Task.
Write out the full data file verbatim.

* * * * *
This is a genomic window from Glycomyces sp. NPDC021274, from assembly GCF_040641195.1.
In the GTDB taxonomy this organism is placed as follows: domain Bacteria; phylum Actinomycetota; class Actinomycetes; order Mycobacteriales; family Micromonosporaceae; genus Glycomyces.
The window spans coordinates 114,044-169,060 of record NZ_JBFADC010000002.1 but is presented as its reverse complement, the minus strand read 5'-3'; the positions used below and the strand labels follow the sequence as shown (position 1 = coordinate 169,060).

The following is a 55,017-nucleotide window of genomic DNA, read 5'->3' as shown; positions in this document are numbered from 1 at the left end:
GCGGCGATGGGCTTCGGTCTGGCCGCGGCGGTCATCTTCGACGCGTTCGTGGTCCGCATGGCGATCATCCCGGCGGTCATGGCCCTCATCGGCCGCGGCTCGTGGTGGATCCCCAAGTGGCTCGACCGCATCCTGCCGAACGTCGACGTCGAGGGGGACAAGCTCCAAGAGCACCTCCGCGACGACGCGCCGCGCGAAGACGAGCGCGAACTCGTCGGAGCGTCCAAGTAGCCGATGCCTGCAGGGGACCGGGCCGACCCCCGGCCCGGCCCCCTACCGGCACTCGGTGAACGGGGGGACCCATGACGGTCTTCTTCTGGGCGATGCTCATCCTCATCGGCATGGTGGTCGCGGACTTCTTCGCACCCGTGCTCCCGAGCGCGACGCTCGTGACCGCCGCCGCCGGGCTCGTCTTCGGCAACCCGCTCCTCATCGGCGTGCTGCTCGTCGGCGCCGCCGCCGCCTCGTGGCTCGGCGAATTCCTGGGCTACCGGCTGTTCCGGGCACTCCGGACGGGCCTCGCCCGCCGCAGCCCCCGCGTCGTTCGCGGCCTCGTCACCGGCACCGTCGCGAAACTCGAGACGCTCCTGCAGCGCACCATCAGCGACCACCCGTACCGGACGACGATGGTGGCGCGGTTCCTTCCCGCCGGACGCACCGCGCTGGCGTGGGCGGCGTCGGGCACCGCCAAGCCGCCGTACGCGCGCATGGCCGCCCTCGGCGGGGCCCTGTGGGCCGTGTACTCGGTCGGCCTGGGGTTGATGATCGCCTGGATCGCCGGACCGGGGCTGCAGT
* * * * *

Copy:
This is a genomic window from Glycomyces sp. NPDC021274, from assembly GCF_040641195.1.
In the GTDB taxonomy this organism is placed as follows: domain Bacteria; phylum Actinomycetota; class Actinomycetes; order Mycobacteriales; family Micromonosporaceae; genus Glycomyces.
The window spans coordinates 114,044-169,060 of record NZ_JBFADC010000002.1 but is presented as its reverse complement, the minus strand read 5'-3'; the positions used below and the strand labels follow the sequence as shown (position 1 = coordinate 169,060).

The following is a 55,017-nucleotide window of genomic DNA, read 5'->3' as shown; positions in this document are numbered from 1 at the left end:
GCGGCGATGGGCTTCGGTCTGGCCGCGGCGGTCATCTTCGACGCGTTCGTGGTCCGCATGGCGATCATCCCGGCGGTCATGGCCCTCATCGGCCGCGGCTCGTGGTGGATCCCCAAGTGGCTCGACCGCATCCTGCCGAACGTCGACGTCGAGGGGGACAAGCTCCAAGAGCACCTCCGCGACGACGCGCCGCGCGAAGACGAGCGCGAACTCGTCGGAGCGTCCAAGTAGCCGATGCCTGCAGGGGACCGGGCCGACCCCCGGCCCGGCCCCCTACCGGCACTCGGTGAACGGGGGGACCCATGACGGTCTTCTTCTGGGCGATGCTCATCCTCATCGGCATGGTGGTCGCGGACTTCTTCGCACCCGTGCTCCCGAGCGCGACGCTCGTGACCGCCGCCGCCGGGCTCGTCTTCGGCAACCCGCTCCTCATCGGCGTGCTGCTCGTCGGCGCCGCCGCCGCCTCGTGGCTCGGCGAATTCCTGGGCTACCGGCTGTTCCGGGCACTCCGGACGGGCCTCGCCCGCCGCAGCCCCCGCGTCGTTCGCGGCCTCGTCACCGGCACCGTCGCGAAACTCGAGACGCTCCTGCAGCGCACCATCAGCGACCACCCGTACCGGACGACGATGGTGGCGCGGTTCCTTCCCGCCGGACGCACCGCGCTGGCGTGGGCGGCGTCGGGCACCGCCAAGCCGCCGTACGCGCGCATGGCCGCCCTCGGCGGGGCCCTGTGGGCCGTGTACTCGGTCGGCCTGGGGTTGATGATCGCCTGGATCGCCGGACCGGGGCTGCAGT